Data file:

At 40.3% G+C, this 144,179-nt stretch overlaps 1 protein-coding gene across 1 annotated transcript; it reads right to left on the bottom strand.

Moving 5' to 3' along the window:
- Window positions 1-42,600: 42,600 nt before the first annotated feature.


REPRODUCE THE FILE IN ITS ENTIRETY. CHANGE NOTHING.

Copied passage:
At 40.3% G+C, this 144,179-nt stretch overlaps 1 protein-coding gene across 1 annotated transcript; it reads right to left on the bottom strand.

Moving 5' to 3' along the window:
- Window positions 1-42,600: 42,600 nt before the first annotated feature.